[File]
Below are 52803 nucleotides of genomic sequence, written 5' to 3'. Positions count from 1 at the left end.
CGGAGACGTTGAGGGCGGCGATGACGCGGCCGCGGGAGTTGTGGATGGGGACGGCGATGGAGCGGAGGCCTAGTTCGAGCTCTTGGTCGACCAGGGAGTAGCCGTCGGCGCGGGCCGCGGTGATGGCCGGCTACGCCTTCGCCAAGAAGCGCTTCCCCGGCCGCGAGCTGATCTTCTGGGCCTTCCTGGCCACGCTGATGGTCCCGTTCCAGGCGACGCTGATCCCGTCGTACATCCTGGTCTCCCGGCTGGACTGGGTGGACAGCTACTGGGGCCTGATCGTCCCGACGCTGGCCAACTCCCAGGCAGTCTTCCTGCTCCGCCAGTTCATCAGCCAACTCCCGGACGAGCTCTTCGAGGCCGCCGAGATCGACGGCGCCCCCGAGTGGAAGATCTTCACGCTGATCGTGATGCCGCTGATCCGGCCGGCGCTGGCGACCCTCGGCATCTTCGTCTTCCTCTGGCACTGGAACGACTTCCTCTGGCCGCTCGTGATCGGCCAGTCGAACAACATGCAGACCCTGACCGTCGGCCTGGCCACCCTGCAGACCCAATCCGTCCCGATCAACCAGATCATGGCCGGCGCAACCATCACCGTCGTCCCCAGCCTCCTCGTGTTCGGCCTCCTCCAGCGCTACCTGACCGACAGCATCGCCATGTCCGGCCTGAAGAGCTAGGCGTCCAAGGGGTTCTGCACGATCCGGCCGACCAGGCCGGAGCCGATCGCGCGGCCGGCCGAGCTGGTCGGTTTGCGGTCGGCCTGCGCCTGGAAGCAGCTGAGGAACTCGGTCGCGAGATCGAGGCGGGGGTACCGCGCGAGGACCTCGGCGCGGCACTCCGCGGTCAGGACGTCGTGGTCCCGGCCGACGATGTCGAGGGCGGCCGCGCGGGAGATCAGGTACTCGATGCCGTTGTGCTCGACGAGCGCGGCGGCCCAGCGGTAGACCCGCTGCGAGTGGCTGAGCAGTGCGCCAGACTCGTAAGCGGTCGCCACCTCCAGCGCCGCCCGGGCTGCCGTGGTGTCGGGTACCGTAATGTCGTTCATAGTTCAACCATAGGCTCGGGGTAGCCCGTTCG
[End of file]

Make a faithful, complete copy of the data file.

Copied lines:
Below are 52803 nucleotides of genomic sequence, written 5' to 3'. Positions count from 1 at the left end.
CGGAGACGTTGAGGGCGGCGATGACGCGGCCGCGGGAGTTGTGGATGGGGACGGCGATGGAGCGGAGGCCTAGTTCGAGCTCTTGGTCGACCAGGGAGTAGCCGTCGGCGCGGGCCGCGGTGATGGCCGGCTACGCCTTCGCCAAGAAGCGCTTCCCCGGCCGCGAGCTGATCTTCTGGGCCTTCCTGGCCACGCTGATGGTCCCGTTCCAGGCGACGCTGATCCCGTCGTACATCCTGGTCTCCCGGCTGGACTGGGTGGACAGCTACTGGGGCCTGATCGTCCCGACGCTGGCCAACTCCCAGGCAGTCTTCCTGCTCCGCCAGTTCATCAGCCAACTCCCGGACGAGCTCTTCGAGGCCGCCGAGATCGACGGCGCCCCCGAGTGGAAGATCTTCACGCTGATCGTGATGCCGCTGATCCGGCCGGCGCTGGCGACCCTCGGCATCTTCGTCTTCCTCTGGCACTGGAACGACTTCCTCTGGCCGCTCGTGATCGGCCAGTCGAACAACATGCAGACCCTGACCGTCGGCCTGGCCACCCTGCAGACCCAATCCGTCCCGATCAACCAGATCATGGCCGGCGCAACCATCACCGTCGTCCCCAGCCTCCTCGTGTTCGGCCTCCTCCAGCGCTACCTGACCGACAGCATCGCCATGTCCGGCCTGAAGAGCTAGGCGTCCAAGGGGTTCTGCACGATCCGGCCGACCAGGCCGGAGCCGATCGCGCGGCCGGCCGAGCTGGTCGGTTTGCGGTCGGCCTGCGCCTGGAAGCAGCTGAGGAACTCGGTCGCGAGATCGAGGCGGGGGTACCGCGCGAGGACCTCGGCGCGGCACTCCGCGGTCAGGACGTCGTGGTCCCGGCCGACGATGTCGAGGGCGGCCGCGCGGGAGATCAGGTACTCGATGCCGTTGTGCTCGACGAGCGCGGCGGCCCAGCGGTAGACCCGCTGCGAGTGGCTGAGCAGTGCGCCAGACTCGTAAGCGGTCGCCACCTCCAGCGCCGCCCGGGCTGCCGTGGTGTCGGGTACCGTAATGTCGTTCATAGTTCAACCATAGGCTCGGGGTAGCCCGTTCG